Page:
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New Faculty Orientation: Collaborate!

Ways faculty librarians and professors can collaborate

Collaboration opportunities:

Library Contributions to Student Success

Among the findings:

  • Library instruction builds students’ confidence with the research process.
  • Library instruction contributes to retention and persistence
  • Students who receive library instruction as part of their courses achieve higher grades and demonstrate better information literacy competencies
  • Multiple library instruction sessions or activities are more effective than one shot instruction sessions.

Click the image to read the Executive Summary. Full report linked below:

Summary of benefits:

 Teaching Faculty Benefits

  • Faculty evaluate resources before designing an assignment, which in turn leads to better student products
  • Taking advantage of a librarian's expertise makes sense and saves time
  • Facilitates the selection of Library resources for new courses and new programs
  • A better library collection in the faculty member's subject area results from increased communication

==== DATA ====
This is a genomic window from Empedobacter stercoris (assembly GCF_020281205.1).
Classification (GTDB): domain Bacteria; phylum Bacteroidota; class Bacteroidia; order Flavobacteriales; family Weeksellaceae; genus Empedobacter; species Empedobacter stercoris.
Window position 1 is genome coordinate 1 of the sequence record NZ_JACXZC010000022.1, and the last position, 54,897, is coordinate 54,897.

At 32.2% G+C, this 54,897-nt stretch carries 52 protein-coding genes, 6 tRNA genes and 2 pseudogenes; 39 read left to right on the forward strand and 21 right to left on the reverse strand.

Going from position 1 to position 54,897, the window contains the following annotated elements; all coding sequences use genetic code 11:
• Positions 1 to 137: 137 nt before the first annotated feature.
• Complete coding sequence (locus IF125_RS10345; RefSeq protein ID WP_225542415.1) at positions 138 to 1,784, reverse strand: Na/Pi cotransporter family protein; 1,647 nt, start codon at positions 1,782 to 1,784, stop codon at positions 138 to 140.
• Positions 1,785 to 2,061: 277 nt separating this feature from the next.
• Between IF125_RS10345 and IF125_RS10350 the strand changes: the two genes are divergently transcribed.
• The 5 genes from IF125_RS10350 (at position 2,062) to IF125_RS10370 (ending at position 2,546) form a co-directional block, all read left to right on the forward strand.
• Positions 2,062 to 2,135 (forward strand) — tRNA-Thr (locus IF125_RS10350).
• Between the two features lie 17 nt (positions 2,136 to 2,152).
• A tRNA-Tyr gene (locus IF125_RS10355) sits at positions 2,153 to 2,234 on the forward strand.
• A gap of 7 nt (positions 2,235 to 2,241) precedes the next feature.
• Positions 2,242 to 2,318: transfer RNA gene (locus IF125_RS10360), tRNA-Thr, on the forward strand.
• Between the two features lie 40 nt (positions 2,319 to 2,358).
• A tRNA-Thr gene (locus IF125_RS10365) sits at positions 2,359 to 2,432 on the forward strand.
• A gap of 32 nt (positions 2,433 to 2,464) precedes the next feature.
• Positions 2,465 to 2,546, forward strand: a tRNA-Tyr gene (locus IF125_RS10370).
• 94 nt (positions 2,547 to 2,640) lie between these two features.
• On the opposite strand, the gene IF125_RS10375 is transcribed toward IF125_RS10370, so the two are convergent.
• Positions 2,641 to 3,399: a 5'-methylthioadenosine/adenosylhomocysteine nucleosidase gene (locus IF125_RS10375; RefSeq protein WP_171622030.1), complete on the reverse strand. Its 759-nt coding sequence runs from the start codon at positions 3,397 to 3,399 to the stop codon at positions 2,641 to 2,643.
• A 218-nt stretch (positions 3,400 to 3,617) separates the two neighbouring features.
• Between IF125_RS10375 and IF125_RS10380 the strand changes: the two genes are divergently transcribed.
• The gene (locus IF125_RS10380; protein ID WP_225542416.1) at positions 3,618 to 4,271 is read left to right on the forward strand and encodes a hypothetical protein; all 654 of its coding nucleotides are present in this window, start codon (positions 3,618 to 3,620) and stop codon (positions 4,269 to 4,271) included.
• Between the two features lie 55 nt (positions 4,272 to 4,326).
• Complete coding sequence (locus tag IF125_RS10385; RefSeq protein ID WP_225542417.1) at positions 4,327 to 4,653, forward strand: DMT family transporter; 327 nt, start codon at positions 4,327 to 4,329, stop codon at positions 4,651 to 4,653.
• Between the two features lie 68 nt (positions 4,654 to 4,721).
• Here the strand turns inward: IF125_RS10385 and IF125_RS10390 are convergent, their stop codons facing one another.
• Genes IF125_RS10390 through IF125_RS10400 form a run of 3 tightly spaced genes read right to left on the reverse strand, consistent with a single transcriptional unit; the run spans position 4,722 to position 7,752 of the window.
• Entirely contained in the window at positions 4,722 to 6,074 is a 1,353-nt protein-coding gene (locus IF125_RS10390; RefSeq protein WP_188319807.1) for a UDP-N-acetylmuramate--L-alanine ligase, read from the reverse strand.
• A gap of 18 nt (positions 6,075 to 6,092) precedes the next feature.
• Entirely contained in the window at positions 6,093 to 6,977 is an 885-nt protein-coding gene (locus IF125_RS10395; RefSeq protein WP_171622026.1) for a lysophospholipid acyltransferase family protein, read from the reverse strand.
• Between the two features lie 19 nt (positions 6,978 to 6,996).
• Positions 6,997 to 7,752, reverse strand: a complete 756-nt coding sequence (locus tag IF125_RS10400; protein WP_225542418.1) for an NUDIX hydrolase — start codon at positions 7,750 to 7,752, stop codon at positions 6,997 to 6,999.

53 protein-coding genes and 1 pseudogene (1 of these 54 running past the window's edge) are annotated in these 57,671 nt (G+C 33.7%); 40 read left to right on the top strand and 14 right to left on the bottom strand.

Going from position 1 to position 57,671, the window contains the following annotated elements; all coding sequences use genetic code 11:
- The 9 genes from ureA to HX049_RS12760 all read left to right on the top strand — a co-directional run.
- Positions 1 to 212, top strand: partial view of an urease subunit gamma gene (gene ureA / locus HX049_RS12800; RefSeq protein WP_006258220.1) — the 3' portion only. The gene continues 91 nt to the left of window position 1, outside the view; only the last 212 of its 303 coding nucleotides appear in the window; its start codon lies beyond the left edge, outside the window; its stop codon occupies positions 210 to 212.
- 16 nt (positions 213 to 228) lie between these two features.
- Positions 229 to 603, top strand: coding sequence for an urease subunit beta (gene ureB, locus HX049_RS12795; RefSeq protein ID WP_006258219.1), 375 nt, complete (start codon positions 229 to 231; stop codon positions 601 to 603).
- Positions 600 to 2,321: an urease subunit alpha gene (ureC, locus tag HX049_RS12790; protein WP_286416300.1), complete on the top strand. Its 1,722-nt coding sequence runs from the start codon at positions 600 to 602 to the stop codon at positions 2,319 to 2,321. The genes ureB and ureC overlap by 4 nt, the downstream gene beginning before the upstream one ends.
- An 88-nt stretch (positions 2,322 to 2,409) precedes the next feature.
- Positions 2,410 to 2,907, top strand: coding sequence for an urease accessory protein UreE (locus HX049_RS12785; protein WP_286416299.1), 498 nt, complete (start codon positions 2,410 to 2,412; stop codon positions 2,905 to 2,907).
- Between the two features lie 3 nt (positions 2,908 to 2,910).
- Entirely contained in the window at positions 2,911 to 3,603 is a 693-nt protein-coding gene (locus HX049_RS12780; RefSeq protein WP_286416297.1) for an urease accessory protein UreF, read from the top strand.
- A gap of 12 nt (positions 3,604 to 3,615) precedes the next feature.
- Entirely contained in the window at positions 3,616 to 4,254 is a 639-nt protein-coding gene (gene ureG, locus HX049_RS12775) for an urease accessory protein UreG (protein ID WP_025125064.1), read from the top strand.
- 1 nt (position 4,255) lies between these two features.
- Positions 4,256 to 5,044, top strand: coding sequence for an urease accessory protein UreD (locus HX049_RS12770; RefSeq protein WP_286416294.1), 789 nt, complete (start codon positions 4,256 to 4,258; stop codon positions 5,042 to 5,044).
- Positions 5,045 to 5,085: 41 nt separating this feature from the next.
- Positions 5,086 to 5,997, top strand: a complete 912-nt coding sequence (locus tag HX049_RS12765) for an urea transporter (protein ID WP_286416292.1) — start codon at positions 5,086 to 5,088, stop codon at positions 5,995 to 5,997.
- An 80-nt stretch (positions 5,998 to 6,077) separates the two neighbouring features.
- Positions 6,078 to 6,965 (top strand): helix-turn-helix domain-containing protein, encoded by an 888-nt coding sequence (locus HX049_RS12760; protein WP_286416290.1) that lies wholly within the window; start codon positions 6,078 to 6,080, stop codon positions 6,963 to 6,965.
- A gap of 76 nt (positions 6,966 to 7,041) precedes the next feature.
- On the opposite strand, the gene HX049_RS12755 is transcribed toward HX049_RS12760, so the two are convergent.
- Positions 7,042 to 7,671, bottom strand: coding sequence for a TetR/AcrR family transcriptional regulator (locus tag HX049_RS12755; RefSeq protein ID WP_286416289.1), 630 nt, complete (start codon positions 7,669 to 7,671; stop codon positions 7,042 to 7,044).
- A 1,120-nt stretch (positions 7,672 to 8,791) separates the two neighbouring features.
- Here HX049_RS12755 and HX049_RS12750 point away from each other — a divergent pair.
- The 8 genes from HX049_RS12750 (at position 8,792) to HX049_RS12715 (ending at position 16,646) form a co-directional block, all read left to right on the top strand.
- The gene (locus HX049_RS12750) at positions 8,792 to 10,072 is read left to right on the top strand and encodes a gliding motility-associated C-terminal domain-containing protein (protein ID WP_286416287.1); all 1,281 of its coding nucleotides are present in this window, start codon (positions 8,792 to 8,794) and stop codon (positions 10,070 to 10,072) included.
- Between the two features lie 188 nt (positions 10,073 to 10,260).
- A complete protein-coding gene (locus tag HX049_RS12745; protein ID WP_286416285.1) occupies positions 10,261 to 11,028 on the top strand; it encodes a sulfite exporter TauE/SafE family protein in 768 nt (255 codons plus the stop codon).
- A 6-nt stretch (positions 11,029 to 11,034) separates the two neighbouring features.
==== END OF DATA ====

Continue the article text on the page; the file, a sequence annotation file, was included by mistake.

• Faculty member gets expert advice and assistance in designing assignments that involve library resources and information literacy concepts
  • Faculty member gets personalized reference and research assistance from the librarian
Librarian Faculty Benefits
  • Collaboration helps define librarian's academic role
  • Librarians use their subject specialties and research expertise
  • Librarians are better able to help students with assignments
  • Librarians get feedback from the teaching faculty about student products
  • Gives all librarians more credibility and visibility in the academic community

Student Benefits

  • Assignments are more meaningful and better planned
  • The student learns about intellectual property
  • The student develops critical thinking skills needed to evaluate resources
  • The student becomes an independent learner and develops intellectual curiosity
  • Students do better work and learning expectations are raised

Source: Texas State Univ., Albert B. Alkek Library